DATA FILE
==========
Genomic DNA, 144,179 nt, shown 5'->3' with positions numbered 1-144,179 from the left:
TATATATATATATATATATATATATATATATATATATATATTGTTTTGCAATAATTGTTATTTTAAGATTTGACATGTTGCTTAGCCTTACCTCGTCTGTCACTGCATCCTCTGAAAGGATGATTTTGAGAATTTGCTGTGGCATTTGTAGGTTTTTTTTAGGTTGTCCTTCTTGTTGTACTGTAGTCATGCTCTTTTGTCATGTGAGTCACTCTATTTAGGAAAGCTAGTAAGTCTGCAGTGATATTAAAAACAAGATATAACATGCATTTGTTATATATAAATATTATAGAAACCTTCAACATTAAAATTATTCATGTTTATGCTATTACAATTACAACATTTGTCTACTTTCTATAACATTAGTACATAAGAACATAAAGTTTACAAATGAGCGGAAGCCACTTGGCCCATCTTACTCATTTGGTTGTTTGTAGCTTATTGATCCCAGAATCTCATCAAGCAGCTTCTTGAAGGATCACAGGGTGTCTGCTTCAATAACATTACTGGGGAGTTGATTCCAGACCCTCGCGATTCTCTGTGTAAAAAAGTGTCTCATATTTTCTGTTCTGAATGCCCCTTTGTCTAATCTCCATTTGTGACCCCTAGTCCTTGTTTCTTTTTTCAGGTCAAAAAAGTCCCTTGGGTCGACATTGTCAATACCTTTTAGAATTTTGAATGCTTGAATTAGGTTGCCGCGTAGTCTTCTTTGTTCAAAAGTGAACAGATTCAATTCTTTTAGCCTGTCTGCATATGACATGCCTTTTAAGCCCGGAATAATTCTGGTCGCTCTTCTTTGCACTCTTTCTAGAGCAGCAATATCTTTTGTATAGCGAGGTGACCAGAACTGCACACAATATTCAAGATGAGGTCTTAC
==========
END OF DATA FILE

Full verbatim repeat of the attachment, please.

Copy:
Genomic DNA, 144,179 nt, shown 5'->3' with positions numbered 1-144,179 from the left:
TATATATATATATATATATATATATATATATATATATATATTGTTTTGCAATAATTGTTATTTTAAGATTTGACATGTTGCTTAGCCTTACCTCGTCTGTCACTGCATCCTCTGAAAGGATGATTTTGAGAATTTGCTGTGGCATTTGTAGGTTTTTTTTAGGTTGTCCTTCTTGTTGTACTGTAGTCATGCTCTTTTGTCATGTGAGTCACTCTATTTAGGAAAGCTAGTAAGTCTGCAGTGATATTAAAAACAAGATATAACATGCATTTGTTATATATAAATATTATAGAAACCTTCAACATTAAAATTATTCATGTTTATGCTATTACAATTACAACATTTGTCTACTTTCTATAACATTAGTACATAAGAACATAAAGTTTACAAATGAGCGGAAGCCACTTGGCCCATCTTACTCATTTGGTTGTTTGTAGCTTATTGATCCCAGAATCTCATCAAGCAGCTTCTTGAAGGATCACAGGGTGTCTGCTTCAATAACATTACTGGGGAGTTGATTCCAGACCCTCGCGATTCTCTGTGTAAAAAAGTGTCTCATATTTTCTGTTCTGAATGCCCCTTTGTCTAATCTCCATTTGTGACCCCTAGTCCTTGTTTCTTTTTTCAGGTCAAAAAAGTCCCTTGGGTCGACATTGTCAATACCTTTTAGAATTTTGAATGCTTGAATTAGGTTGCCGCGTAGTCTTCTTTGTTCAAAAGTGAACAGATTCAATTCTTTTAGCCTGTCTGCATATGACATGCCTTTTAAGCCCGGAATAATTCTGGTCGCTCTTCTTTGCACTCTTTCTAGAGCAGCAATATCTTTTGTATAGCGAGGTGACCAGAACTGCACACAATATTCAAGATGAGGTCTTAC